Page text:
Chapter 6 Motive, Means, and Method: Evaluating Incentive Performance Metrics 131

Role of Individual Performance in Incentive Pay 132

Nonfinancial Goals 133

Evaluating Financial Metrics 137

Revenue, Volume, and Gross Margin 138

Using Valuation Criteria to Choose Metrics 141

Context for Evaluating Financial Metrics 142

Operating Income, EBIT, and Return on Invested Capital 143

Two Wrongs Can Make a Right 146

On the Importance of Being Earnest 149

Pretax Income, Net Income, EPS, and ROE 149

Debt, Share Repurchases, EPS, and Stock Price Gains 150

Remedying Issues with Pretax Income, Net Income, EPS, and ROE 154

Cash flow Metrics 155

Indexation and Immunity 158

Overall Perspectives 160

Chapter 7 Value-Based Performance Measures 163

Value-Based Measurement 165

Economic Profit or Economic Value Added 167

Use the Metric, Lose the Rest 169

Total Business Return 170

Shareholder Value Added 174

Cash Value Added 174

Cash Flow Return on Investment 175

Real Value Added 177

Common Values 179

Metric Adjustments and Business Governance 180

Metric Adjustments: Compulsories Only 185

Risk-Based Capital Requirements and Return on Economic Capital 188

How Not to choose Among Value-Based Metrics 191

Chapter 8 Ownership, Not Gamesmanship: Setting Targets and Ranges for Performance-Based Plans 195

Best of Both Worlds 196

Trifold guide to Benchmarks 197

The Past is Prologue 198

Not to Insult Chimpanzees 203

Interpreting the Oracle 205

Multiple Personalities 206

Full Reconciliation to Market Value 209

Setting Targets Based on Total Business Return 215

Run Away! 219

Range and Domain: setting Intervals for Performance and Pay 222

Weightings, Award Leverage, and Participant Influence 227

Incentive Risks, Calibration, and Testing 228

Chapter 9 Business Units and Private Companies, Phantom Stock and Performance Plans 231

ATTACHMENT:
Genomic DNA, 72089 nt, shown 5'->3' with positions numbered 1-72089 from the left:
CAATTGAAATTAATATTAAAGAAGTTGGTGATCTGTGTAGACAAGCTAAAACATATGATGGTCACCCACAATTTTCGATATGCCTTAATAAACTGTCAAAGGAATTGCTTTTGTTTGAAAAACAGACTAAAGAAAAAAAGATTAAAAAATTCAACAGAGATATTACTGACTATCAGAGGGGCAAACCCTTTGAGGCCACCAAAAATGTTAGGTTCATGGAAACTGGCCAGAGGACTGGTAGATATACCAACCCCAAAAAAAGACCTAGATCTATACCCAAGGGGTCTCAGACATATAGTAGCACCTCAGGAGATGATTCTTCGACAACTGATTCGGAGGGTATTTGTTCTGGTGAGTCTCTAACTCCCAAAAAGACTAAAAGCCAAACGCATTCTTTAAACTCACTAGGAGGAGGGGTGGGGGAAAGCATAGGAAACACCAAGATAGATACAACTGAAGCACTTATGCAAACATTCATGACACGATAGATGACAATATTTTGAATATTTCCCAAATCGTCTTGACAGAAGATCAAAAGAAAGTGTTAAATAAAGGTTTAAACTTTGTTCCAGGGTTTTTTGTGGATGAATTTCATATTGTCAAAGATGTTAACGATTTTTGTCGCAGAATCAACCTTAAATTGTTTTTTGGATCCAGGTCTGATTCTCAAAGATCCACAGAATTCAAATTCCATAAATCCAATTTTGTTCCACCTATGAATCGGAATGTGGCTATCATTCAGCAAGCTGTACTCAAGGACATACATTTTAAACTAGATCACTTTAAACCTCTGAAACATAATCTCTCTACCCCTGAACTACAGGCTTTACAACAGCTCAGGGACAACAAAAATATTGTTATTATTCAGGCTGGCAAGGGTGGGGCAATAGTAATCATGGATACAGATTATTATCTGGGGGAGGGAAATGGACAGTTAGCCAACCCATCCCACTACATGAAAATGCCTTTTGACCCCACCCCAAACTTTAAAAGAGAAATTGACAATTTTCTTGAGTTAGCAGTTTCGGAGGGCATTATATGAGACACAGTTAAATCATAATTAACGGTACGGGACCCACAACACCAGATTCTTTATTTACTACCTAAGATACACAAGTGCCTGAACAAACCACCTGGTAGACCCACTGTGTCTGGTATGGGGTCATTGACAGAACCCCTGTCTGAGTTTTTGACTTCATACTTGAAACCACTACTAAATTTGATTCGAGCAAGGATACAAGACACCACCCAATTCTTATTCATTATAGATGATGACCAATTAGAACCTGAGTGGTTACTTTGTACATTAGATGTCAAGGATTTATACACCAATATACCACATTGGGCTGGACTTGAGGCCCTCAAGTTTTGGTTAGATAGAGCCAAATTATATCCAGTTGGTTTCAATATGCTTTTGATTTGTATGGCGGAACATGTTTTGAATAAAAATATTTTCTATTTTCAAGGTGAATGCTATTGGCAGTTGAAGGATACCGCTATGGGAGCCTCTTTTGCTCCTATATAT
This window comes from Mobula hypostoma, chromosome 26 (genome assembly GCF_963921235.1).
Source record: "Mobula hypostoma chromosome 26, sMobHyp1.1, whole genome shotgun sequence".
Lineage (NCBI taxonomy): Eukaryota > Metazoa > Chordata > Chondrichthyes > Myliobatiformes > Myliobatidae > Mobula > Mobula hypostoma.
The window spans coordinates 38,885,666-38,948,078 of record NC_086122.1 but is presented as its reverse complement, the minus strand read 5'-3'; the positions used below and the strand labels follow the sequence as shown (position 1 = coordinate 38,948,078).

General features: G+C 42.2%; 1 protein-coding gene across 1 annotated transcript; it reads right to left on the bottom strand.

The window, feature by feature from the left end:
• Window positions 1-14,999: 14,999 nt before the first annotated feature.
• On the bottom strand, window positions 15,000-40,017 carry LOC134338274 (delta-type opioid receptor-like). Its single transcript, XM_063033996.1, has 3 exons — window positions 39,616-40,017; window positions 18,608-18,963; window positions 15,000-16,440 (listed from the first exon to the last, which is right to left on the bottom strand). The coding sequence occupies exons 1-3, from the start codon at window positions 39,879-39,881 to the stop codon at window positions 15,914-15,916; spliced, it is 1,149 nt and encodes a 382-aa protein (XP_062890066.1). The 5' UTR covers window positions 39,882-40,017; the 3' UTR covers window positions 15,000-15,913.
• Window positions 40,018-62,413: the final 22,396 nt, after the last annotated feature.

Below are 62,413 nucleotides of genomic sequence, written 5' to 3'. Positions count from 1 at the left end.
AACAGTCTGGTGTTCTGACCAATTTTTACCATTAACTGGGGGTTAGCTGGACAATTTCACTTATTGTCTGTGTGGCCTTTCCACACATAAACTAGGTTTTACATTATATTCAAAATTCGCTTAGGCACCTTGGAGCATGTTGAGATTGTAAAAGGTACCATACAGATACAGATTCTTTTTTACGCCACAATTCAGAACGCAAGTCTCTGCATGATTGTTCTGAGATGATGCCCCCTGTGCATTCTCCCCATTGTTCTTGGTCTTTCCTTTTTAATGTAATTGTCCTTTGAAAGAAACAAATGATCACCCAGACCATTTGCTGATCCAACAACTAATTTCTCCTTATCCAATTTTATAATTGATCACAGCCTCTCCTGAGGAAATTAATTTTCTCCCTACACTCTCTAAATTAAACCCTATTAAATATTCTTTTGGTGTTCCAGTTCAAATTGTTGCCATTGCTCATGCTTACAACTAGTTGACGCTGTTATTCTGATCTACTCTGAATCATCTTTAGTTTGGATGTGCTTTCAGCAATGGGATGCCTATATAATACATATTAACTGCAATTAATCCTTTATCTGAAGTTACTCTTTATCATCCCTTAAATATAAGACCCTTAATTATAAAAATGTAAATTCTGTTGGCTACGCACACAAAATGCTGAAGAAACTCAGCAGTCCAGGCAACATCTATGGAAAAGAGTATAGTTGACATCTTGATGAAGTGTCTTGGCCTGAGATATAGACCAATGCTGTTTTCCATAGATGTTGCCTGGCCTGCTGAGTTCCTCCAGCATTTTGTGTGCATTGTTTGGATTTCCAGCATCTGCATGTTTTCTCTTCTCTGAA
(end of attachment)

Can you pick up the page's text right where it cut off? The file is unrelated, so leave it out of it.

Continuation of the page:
Private Companies 233

Phantom Stock and Subsidiary Equity 234

Phantom Stock Plan Example Using Total Business Return 235

TBR Phantom Stock Grant Structure and Leverage 239

Dilution Guidelines and Competitive Award Levels 241

Valuation Approaches for the Phantom Stock Plan 242

Market Valuation Techniques 243

Discounts for Lack of Marketability and Control 244

Valuation Accuracy versus Incentive Efficacy 245

Reconciling and Funding Market Value and Formula Value 246

Market-Indexed and Performance-Based Valuation formulas 248

EBITDA as a Valuation Yardstick 251

Equity-Based Incentive Plans Based on Book Value 252

Tale of Three Cities 252

Adjusting Valuation Results 253

Performance Plans 254

Value-Based Incentives versus Private Equity Incentives 259

Where the Rubber Hits the Road 262

Chapter 10 Using Stock to Create Effective Incentives 265

From the Top 266

Off to the Races 269

Pros and Cons of Major Approaches to Stock-Based Incentive Design 271

All-In-One 273

Let Them Eat Risk 275

Purely Stock-Based LTI Approaches 278

Keeping the Horses in the Barn 280

Granting and Leverage 282

Equity-Based Incentives in Venture-Stage Companies 284

Ownership Effects 287

A Whole New Ball Game 287

Chapter 11 The Medium Is the Message 289

Incentive and Financial Governance 290

Human Resource Perspectives 293

Glossary 301

Index 305

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Richard N. Ericson is an expert in executive compensation with Towers Watson. He has more than twenty-five years of experience in business valuation, performance standard setting, incentive design, and general executive pay consulting. Mr. Ericson holds an M.B.A. in finance from the University of Chicago.